“Blessed are the poor in spirit,
    for theirs is the kingdom of heaven.
Blessed are those who mourn,
    for they will be comforted.”

Sometimes I ask the writers, what is their mission – is it to entertain readers, to teach them something, to help them make the world a better place, … What is your mission as a writer?
My mission as a writer is to speak of certain truths and make people think and feel. It’s important for me as a writer to help those who are suffering, educate those who are uneducated, and challenge some of the false and painful philosophy of how we react to incidences of sexual violence. I hope to provide hope and show a glimpse of God’s light through the pain and destruction of rape and evil.

What about The Healing Place from the book (the name is not real obviously) – what is the THP’s mission?
THP’s mission is to give survivors and their families and friends the resources they need to reclaim their lives and begin healing. The work involves raising awareness of the issues survivors face and attempting to end sexual violence through healing and social change. This is THP’s mission; I do not believe we will end sexual violence on this earth as long as human beings exist, but I believe we can do a lot more to help those in need if we choose to.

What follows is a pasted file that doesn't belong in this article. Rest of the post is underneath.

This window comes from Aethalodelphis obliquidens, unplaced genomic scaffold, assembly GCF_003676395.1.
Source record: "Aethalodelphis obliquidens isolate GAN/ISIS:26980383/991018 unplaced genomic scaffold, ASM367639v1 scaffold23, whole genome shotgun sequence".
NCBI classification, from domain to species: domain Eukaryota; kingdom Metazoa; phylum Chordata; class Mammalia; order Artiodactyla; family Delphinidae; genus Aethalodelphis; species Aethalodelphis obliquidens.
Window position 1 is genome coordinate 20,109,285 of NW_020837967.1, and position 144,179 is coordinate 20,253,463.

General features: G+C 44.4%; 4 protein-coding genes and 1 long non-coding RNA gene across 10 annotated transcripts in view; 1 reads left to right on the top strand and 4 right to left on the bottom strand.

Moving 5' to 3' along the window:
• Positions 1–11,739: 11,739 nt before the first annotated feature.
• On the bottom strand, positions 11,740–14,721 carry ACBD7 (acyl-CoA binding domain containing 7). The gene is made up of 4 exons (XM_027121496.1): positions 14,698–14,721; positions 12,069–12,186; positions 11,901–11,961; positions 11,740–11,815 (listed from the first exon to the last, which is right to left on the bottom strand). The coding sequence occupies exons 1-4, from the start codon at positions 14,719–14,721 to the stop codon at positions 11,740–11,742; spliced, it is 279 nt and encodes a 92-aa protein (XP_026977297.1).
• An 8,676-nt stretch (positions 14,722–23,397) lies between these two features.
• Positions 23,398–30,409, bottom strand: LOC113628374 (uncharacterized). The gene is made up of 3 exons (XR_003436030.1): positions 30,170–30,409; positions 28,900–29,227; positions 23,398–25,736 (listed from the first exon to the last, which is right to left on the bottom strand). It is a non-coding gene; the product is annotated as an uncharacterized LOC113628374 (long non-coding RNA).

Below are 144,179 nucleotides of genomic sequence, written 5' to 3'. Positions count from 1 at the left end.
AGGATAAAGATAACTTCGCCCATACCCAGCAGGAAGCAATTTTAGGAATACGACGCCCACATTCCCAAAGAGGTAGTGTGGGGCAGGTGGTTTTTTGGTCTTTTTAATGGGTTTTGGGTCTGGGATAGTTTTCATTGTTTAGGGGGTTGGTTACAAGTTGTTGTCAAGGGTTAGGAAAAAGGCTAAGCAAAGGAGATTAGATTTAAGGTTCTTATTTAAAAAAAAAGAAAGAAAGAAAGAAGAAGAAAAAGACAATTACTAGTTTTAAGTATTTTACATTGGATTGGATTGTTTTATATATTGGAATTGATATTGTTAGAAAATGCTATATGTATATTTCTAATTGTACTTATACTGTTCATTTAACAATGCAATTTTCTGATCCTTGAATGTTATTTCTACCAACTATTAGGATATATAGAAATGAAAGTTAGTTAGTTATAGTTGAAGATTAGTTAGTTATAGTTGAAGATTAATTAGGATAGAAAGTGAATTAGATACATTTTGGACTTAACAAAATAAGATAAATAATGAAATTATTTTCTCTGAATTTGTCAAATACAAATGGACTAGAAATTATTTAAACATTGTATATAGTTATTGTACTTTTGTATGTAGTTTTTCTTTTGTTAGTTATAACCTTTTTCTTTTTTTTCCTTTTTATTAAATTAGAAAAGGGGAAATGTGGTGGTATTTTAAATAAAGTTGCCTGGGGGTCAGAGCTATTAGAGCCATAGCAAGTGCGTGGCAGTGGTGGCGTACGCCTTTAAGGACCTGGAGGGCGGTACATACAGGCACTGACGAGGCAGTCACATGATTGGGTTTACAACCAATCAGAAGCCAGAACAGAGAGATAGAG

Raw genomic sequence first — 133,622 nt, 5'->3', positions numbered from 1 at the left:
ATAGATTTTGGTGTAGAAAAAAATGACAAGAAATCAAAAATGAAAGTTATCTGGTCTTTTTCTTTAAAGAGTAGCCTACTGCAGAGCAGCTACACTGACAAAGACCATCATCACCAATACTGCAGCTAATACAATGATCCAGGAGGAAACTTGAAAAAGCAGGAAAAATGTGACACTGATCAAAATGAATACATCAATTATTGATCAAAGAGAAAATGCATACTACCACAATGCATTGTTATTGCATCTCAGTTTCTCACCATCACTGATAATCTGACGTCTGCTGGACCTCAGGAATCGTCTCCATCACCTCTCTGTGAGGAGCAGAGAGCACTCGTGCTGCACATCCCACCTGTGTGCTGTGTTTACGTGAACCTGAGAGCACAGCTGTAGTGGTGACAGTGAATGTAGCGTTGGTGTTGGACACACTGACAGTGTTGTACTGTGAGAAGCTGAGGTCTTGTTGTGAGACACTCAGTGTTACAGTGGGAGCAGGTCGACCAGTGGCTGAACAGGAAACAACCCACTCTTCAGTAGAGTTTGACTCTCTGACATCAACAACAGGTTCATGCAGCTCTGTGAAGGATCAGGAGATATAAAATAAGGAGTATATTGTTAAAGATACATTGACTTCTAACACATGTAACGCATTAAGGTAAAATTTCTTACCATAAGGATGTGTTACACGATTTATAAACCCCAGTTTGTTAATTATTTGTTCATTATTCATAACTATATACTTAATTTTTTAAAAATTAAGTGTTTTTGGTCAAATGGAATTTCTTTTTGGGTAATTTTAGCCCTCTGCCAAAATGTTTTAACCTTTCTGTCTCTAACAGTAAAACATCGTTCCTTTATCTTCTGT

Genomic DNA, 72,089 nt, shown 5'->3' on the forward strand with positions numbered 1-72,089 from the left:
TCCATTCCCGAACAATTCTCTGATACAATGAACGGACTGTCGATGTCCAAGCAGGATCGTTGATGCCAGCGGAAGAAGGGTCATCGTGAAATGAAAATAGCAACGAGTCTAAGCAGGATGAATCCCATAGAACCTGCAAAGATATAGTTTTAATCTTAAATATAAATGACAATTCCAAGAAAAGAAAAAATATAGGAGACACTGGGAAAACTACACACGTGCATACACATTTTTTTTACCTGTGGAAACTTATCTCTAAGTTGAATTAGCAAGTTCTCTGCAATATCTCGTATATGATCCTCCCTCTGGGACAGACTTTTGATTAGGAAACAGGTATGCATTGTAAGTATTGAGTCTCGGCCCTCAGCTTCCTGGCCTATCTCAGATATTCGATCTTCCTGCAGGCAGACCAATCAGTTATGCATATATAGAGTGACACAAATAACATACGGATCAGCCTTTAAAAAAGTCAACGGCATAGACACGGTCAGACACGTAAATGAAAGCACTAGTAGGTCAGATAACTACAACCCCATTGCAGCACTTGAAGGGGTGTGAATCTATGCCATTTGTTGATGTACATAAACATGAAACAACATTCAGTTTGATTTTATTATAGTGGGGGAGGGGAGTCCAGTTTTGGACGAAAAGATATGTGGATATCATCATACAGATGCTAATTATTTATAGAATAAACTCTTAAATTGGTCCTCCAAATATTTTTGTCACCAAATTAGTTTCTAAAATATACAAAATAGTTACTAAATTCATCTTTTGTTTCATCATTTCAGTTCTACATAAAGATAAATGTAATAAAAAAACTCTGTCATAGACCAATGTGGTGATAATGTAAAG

What does your typical work day look like?
I am a substitute teacher working with grades kindergarten through the 12th grade. Recently, I have been fortunate enough to sub as a long-term gym teacher in grades K – 8. A typical work day consists of going to school and making sure the kids have as much fun as possible while teaching skills and ensuring safety as best as I can. After school, I am either working a second job in a different gym, teaching a creative writing class, or continuing to spread To the Survivors and obtain new speaking/educational engagements.

Do you find Social Media relevant in raising awareness of sexual violence?